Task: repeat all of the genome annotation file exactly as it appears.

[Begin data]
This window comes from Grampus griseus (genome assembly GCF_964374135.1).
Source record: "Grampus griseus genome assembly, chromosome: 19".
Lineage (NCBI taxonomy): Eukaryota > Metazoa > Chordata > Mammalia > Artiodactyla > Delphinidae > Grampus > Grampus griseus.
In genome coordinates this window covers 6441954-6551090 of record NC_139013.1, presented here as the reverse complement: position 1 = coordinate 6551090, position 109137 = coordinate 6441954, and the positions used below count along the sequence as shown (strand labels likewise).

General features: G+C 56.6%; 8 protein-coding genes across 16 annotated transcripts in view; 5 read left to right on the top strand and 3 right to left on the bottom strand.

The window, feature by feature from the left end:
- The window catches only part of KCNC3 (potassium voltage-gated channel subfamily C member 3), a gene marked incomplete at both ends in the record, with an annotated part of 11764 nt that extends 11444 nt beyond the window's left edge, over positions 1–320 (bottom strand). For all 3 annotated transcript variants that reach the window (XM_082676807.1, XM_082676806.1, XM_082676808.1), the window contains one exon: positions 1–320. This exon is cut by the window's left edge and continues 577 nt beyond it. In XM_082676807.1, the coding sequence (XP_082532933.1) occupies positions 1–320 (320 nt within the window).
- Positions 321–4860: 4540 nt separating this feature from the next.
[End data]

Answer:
This window comes from Grampus griseus (genome assembly GCF_964374135.1).
Source record: "Grampus griseus genome assembly, chromosome: 19".
Lineage (NCBI taxonomy): Eukaryota > Metazoa > Chordata > Mammalia > Artiodactyla > Delphinidae > Grampus > Grampus griseus.
In genome coordinates this window covers 6441954-6551090 of record NC_139013.1, presented here as the reverse complement: position 1 = coordinate 6551090, position 109137 = coordinate 6441954, and the positions used below count along the sequence as shown (strand labels likewise).

General features: G+C 56.6%; 8 protein-coding genes across 16 annotated transcripts in view; 5 read left to right on the top strand and 3 right to left on the bottom strand.

The window, feature by feature from the left end:
- The window catches only part of KCNC3 (potassium voltage-gated channel subfamily C member 3), a gene marked incomplete at both ends in the record, with an annotated part of 11764 nt that extends 11444 nt beyond the window's left edge, over positions 1–320 (bottom strand). For all 3 annotated transcript variants that reach the window (XM_082676807.1, XM_082676806.1, XM_082676808.1), the window contains one exon: positions 1–320. This exon is cut by the window's left edge and continues 577 nt beyond it. In XM_082676807.1, the coding sequence (XP_082532933.1) occupies positions 1–320 (320 nt within the window).
- Positions 321–4860: 4540 nt separating this feature from the next.